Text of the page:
The servant leader. Jesus chose a servant as the countermodel for His followers. Nothing could be farther from our idea of greatness or leadership. We tend to see, as did the disciples, the pomp of power. The TV cameras focus on the great seal of the United States, a hushed quiet falls, the band in the background plays “Hail to the Chief,” and the announcer’s voice is heard: “Ladies and gentlemen, the President of the United States.” We feel that is greatness. That is what being a leader is all about.
But then Jesus directs our attention to a quiet person standing off camera; a person in overalls with the working tools of his trade. And Jesus says that is greatness! That is what being a leader is all about.
This graphic contrast must have jolted the disciples just as it jolts us. Yet Jesus clearly wants us to see each of these people as leaders. Each of them is to be seen as having authority and the power to move other men. What, then, are the significant contrasts between the two?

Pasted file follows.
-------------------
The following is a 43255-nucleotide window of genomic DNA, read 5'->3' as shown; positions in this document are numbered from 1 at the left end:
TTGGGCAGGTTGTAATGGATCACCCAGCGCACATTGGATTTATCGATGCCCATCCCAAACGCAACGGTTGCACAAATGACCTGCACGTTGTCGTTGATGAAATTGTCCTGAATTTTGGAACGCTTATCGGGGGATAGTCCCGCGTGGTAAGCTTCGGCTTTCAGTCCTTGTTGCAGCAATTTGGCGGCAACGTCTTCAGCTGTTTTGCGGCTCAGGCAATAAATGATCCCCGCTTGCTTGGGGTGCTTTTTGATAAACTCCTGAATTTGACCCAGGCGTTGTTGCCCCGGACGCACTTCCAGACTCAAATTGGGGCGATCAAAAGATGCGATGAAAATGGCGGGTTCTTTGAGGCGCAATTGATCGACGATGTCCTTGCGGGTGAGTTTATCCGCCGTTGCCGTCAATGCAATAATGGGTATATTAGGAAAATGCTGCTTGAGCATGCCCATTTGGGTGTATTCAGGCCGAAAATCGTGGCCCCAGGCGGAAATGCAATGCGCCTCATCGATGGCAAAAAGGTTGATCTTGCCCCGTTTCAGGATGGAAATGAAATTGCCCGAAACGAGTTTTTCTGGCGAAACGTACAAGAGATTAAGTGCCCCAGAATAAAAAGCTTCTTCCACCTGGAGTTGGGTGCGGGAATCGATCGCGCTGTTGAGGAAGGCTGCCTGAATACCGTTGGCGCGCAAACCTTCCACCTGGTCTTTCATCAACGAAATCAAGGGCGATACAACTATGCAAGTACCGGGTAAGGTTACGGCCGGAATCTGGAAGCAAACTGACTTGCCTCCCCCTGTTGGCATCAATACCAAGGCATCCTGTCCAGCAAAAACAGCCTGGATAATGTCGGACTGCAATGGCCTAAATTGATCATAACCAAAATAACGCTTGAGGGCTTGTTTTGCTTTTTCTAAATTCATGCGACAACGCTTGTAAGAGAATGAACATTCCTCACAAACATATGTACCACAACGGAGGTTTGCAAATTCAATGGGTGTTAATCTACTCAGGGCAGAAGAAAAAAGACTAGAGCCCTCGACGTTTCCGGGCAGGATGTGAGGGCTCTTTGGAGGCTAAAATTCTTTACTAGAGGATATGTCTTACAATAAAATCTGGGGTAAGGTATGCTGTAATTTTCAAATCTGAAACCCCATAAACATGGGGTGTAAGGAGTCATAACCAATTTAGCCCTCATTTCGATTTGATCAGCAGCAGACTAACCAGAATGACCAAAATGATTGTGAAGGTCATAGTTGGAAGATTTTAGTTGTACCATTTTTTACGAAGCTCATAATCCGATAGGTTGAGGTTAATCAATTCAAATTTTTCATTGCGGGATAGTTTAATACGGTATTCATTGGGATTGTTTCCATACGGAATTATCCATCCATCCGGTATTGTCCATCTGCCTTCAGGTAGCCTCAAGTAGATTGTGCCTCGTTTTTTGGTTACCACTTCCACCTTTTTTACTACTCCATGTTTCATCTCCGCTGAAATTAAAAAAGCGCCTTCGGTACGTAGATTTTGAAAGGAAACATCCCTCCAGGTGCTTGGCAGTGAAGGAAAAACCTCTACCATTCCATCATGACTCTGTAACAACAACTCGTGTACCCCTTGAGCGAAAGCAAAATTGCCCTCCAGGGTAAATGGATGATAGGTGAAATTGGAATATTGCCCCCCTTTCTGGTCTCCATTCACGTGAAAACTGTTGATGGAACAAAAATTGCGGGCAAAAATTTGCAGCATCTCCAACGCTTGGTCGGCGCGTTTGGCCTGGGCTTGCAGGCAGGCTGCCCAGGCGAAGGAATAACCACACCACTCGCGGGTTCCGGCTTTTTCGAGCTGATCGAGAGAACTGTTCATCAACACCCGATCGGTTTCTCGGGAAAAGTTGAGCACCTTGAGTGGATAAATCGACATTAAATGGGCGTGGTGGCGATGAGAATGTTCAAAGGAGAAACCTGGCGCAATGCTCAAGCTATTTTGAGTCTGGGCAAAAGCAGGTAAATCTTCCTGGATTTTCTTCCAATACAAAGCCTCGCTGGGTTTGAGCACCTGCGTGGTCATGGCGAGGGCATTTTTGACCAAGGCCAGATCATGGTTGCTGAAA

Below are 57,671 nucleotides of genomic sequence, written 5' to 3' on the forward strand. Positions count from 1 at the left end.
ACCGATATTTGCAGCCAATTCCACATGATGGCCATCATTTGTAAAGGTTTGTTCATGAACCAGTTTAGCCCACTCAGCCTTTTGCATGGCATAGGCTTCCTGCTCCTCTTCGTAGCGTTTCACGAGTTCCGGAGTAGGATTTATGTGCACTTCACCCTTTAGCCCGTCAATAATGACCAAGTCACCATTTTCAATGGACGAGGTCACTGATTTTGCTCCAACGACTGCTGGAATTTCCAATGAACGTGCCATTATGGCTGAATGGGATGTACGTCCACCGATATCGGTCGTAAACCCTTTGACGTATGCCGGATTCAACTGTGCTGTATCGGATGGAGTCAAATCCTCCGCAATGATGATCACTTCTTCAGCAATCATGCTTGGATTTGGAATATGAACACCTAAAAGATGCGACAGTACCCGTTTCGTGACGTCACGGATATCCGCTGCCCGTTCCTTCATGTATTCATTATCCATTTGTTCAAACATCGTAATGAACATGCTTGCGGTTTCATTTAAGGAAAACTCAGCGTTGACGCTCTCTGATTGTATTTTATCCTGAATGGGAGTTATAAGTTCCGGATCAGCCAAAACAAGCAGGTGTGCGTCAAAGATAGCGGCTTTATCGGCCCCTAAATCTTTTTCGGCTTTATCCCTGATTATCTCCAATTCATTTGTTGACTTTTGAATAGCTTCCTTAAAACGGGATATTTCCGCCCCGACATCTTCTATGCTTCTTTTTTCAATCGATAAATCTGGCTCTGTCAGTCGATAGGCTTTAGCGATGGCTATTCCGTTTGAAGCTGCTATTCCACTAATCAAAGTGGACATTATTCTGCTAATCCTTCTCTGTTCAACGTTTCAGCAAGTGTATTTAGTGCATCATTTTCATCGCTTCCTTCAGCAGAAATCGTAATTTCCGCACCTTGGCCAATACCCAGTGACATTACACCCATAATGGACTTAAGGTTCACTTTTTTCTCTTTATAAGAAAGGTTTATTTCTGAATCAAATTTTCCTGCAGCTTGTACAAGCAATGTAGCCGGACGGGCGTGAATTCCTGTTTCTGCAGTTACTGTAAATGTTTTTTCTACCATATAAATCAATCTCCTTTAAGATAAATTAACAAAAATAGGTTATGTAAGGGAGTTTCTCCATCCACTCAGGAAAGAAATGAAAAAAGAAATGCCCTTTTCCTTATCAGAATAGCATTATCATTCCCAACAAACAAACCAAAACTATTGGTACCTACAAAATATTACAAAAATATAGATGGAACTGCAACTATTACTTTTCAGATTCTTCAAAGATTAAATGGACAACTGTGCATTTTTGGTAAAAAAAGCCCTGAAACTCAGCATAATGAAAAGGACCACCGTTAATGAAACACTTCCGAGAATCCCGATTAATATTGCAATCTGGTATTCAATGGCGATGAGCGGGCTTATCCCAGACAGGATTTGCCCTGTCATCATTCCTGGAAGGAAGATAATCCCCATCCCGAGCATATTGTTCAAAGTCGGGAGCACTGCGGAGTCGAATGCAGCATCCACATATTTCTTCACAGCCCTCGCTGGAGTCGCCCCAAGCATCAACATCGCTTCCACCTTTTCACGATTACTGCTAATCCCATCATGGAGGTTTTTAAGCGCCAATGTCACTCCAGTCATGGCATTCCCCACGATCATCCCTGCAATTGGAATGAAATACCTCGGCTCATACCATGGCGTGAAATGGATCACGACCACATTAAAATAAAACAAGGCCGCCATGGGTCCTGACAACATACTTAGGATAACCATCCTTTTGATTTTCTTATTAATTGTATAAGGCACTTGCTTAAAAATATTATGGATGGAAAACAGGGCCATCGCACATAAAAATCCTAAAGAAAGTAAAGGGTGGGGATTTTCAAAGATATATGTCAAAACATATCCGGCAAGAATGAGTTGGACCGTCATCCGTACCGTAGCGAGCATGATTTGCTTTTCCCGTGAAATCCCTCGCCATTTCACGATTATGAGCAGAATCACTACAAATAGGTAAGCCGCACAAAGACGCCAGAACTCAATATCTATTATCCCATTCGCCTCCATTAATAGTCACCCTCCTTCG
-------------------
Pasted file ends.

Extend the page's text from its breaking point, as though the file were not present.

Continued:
While the secular ruler is above those he leads, Jesus said, “Not so with you” (v. 26). Instead of relational distance, there is relational closeness. The Christian leader must seek to be one with those he or she is called to serve.
Instead of “exercising authority” as a ruler who demands and enforces conformity, the Christian leader is to abandon coercion. Jesus said firmly and plainly, “Not so with you.” Force, manipulation, demand—all are ruled out in the way by which the servant leader exercises Christian authority. Outward force can produce conformity, but it can never produce that inner commitment which moves people to choose to follow Jesus.
How, then, does the servant lead? By serving! The secular ruler speaks the commands, but the spiritual leader demonstrates by his example the kingdom way of life into which he is called to lead others. No wonder Peter picked up this same theme and wrote as an elder to fellow elders, “Be shepherds of God’s flock that is under your care … not lording it over those entrusted to you, but being examples to the flock” (1 Peter 5:2–3). By serving, the Christian leader demonstrates the greatness of the love of God, and gently motivates others to follow him. “Whoever wants to be first must be your slave—just as the Son of man did not come to be served, but to serve, and to give His life as a ransom for many” (Matt. 20:27–28).
Richards, L., & Richards, L. O. (1987). The teacher’s commentary (576). Wheaton, Ill.: Victor Books.